Tuesday, 2 October 2012


...is a month of reverence for me. It is the month I look forward to all year; the start of the season that makes my blood hum and my bones quiver. September is full of hints; those particular trees that shock us by suddenly turning red before any others, and that subtle shift in the air that reminds us. Autumn is coming.
Some deep instinct makes us suddenly crave the hearth, and my dinnertime thoughts turn from salads to stews. Out come the slippers, the throw blankets, the door snakes and the crock pot. The primal urge to hunker down and nestle together tugs on my subconscience. 
But oh, oh, oh, how I love to be outside in Autumn. There is nothing better, and my heart sings with excitement as i write this, nothing better than spending a crisp fall day outdoors, filling my lungs with that glorious fresh air, and then coming home to a cozy evening inside, with a casserole maybe, a hot mug of tea, and a favourite movie. 
I. Love. Autumn. 

It's more than just my favourite season. It is the Time of Grace. The season of harvest. Of bounty after a hard summer's work (for many, anyway, and hopefully someday for me, too). Of blissful relief after the oppressive heat of summer. There is something about Autumn that always draws me back to my Maker- makes my soul call out for something greater. It is a sacred time of year for me, and I'm not sure I understand it well enough to articulate it any more than that. I think it's something inane in human nature, maybe in all life. Perhaps it is because, in days long ago, this was our final season of relative comfort before the trials and hardships of winter. Perhaps these Autumn days were once full of thanks for their lingering warmth, and prayers for strength and provision in the coming cold and darkness ahead. I'm sure of it, in fact, and maybe the echoes of the prayers of my ancestors is what I feel when I see the forests around me ablaze with colour and my breath catches and my skin tingles.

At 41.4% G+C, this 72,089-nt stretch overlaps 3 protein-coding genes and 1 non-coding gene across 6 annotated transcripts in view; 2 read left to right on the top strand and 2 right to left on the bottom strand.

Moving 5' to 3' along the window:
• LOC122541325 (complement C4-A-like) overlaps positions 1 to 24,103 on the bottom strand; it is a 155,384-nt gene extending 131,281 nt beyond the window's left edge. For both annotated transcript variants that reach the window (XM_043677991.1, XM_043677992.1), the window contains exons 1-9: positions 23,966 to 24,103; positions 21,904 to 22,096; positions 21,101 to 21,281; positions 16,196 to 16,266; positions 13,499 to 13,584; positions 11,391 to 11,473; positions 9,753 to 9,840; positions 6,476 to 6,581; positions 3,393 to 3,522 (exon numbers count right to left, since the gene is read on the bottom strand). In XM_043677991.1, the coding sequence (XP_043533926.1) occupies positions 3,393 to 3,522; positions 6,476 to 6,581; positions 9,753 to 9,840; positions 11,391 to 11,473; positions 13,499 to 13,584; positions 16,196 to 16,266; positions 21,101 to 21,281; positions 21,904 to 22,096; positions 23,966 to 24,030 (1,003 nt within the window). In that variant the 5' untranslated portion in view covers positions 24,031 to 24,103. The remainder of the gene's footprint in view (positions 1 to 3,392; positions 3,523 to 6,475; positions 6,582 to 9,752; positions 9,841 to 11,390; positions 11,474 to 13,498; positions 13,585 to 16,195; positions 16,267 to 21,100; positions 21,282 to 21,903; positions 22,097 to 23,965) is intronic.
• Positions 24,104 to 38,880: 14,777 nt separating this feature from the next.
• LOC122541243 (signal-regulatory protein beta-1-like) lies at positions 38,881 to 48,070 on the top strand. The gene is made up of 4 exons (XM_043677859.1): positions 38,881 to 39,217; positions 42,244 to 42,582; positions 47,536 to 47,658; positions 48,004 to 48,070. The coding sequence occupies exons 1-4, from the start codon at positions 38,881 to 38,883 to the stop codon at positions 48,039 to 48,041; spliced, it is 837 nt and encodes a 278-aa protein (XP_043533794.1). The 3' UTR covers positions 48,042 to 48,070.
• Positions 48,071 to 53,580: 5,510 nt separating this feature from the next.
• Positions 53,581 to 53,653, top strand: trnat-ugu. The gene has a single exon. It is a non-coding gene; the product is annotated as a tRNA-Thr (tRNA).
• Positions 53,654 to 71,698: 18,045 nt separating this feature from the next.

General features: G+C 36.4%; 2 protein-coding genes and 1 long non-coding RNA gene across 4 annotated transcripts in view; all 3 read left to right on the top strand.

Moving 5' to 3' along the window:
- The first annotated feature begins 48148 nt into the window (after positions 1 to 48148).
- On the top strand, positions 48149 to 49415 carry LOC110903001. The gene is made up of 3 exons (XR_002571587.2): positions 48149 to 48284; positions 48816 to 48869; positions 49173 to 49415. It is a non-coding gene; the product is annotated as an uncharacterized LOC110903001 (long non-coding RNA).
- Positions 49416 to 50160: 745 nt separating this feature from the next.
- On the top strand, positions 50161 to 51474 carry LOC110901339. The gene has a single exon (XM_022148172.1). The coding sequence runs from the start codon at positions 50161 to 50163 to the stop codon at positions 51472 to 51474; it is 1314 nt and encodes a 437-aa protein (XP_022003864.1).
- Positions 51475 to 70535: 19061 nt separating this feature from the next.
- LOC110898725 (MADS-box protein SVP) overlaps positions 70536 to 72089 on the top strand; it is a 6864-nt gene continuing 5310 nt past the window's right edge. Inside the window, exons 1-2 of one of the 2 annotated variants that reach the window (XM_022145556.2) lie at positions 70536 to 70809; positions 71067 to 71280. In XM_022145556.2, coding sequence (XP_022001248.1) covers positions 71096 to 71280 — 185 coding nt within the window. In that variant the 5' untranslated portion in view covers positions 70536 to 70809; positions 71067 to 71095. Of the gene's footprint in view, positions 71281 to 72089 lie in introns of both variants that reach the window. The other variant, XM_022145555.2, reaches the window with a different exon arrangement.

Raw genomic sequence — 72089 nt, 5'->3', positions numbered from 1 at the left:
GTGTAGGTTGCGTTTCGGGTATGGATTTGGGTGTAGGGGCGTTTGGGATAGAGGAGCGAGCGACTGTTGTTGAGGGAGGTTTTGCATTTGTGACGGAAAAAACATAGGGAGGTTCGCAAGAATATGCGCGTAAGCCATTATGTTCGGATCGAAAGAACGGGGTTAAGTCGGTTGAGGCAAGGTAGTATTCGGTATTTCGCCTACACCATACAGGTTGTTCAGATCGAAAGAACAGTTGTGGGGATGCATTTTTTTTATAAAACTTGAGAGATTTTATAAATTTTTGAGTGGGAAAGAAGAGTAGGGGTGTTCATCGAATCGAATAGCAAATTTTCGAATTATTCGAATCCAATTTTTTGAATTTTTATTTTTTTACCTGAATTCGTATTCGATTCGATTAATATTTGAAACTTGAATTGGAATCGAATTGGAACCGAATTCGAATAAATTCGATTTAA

There is no fear in winter anymore, for many of us. The thermostat gets cranked up and snow tires are installed, but the grocery list doesn't change, there is no scrambling to stack the last cord of wood, no long underwear to mend, and little meaning in the changing of the clocks beyond a stolen extra hour of sleep. Winter is a season for snowboarding, holiday shopping and Caribbean vacations.

But that instinctual tingling is still there, oblivious though we may be. The urge to camp on the couch with a steaming mug of cider, the quickening of our blood as we walk around outside; we have done a fairly thorough job of stamping out our primal nature in the last hundred years or so. But not completely.

October still makes every fibre in me tingle. It makes me want to fall to my knees in a pile of glorious red and yellow leaves and thank God that I have not been completely severed from my connection to the Earth. It makes me want to dig my hands and feet into the ground and fall asleep with the trees, and meditate until Spring on reforging that bond.

Hallowed October, Welcome.

1 comment:

  1. Beautiful writing and photos, Christine.

    Today, I'm sitting in bed listening to the rain fall on the colorful leaves outside. I've had a "helluva" week and I'm feeling extremely drawn out. Mr. UpCountry tells me that, no matter what I think HAS to get done today, I can actually relax without the world falling apart.

    He's a wise man, but I still have a hard time listening (go figure). Don't rub it in his face or anything, but reading this post (while still in my PJs at 2:00 in the afternoon and with unbrushed teeth) has been more encouraging to me than anything else.

    Crazy beautiful words. Thank you for your sharing your reverence for autumn. I love it, too, and I've been letting the frenzy of life blind me to its wonder. For shame.

    This was an excellent reminder to open my eyes back up to joy and glory. I might even put on some real, society-approved clothes, go to the grocery, and buy some apple cider! :D